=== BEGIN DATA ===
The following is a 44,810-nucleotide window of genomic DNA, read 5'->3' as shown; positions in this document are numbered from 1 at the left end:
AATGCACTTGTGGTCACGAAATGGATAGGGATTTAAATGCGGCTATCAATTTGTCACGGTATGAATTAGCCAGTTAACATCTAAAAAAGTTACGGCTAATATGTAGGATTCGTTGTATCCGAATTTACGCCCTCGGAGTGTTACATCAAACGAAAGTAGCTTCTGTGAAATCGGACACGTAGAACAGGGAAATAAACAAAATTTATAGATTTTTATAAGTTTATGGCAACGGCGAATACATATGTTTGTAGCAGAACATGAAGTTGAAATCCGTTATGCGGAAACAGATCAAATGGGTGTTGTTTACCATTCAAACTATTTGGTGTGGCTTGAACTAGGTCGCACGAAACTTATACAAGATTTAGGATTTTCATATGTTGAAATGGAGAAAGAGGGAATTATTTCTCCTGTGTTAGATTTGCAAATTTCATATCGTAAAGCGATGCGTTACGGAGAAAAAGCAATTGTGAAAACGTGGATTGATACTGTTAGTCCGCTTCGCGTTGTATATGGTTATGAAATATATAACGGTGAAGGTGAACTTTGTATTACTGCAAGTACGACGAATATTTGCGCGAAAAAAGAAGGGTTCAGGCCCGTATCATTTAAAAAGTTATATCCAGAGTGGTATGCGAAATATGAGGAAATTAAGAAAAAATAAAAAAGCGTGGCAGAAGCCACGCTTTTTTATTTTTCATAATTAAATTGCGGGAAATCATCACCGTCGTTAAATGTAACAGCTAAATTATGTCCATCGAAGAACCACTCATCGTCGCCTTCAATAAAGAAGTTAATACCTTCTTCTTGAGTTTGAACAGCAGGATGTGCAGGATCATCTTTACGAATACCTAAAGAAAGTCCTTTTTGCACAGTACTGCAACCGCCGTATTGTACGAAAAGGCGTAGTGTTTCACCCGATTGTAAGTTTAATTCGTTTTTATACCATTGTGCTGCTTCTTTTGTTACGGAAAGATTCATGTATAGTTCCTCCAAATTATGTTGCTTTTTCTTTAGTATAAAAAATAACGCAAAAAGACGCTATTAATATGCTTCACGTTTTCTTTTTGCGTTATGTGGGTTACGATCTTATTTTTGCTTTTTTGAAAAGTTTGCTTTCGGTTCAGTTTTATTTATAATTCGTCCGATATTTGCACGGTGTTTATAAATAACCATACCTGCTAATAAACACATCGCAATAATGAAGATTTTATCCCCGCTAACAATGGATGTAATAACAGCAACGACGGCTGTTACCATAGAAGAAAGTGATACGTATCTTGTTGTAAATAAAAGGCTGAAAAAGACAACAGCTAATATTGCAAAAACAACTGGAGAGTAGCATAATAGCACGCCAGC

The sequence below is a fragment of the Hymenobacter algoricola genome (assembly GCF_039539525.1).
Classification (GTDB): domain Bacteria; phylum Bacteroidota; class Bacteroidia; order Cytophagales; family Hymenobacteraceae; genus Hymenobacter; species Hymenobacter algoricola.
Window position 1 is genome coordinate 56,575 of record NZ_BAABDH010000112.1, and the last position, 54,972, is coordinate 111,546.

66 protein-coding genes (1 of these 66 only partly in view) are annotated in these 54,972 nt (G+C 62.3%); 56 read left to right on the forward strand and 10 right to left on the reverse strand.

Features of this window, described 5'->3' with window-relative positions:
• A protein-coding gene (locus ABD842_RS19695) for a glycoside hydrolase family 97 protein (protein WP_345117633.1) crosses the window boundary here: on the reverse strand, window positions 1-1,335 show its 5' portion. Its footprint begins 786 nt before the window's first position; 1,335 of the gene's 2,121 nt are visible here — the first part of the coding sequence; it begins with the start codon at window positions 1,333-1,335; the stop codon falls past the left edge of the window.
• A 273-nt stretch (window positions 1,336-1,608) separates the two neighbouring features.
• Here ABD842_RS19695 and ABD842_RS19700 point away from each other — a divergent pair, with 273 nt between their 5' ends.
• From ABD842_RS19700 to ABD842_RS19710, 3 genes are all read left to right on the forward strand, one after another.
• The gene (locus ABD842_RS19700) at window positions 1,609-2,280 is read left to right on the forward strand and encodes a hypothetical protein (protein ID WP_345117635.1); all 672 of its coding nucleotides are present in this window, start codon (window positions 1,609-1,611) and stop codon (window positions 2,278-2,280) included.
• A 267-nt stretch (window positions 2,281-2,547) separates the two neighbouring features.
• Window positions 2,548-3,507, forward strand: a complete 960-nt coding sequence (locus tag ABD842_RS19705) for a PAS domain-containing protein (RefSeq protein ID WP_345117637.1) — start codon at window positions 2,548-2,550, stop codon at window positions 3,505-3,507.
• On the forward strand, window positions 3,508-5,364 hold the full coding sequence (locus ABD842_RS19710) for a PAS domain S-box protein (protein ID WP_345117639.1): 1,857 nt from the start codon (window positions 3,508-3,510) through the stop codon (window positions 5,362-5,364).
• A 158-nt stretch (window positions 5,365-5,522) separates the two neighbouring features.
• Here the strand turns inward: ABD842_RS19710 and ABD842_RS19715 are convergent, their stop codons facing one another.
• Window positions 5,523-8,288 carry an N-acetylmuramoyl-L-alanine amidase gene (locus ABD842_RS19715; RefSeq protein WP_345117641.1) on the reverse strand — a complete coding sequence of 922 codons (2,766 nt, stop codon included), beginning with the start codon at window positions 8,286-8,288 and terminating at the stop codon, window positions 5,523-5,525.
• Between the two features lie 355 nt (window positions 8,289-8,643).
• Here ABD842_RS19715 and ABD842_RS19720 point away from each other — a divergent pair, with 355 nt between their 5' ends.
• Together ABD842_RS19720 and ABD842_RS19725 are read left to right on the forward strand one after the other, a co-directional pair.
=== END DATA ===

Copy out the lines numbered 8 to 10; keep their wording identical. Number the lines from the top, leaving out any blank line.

• A protein-coding gene (locus ABD842_RS19695) for a glycoside hydrolase family 97 protein (protein WP_345117633.1) crosses the window boundary here: on the reverse strand, window positions 1-1,335 show its 5' portion. Its footprint begins 786 nt before the window's first position; 1,335 of the gene's 2,121 nt are visible here — the first part of the coding sequence; it begins with the start codon at window positions 1,333-1,335; the stop codon falls past the left edge of the window.
• A 273-nt stretch (window positions 1,336-1,608) separates the two neighbouring features.
• Here ABD842_RS19695 and ABD842_RS19700 point away from each other — a divergent pair, with 273 nt between their 5' ends.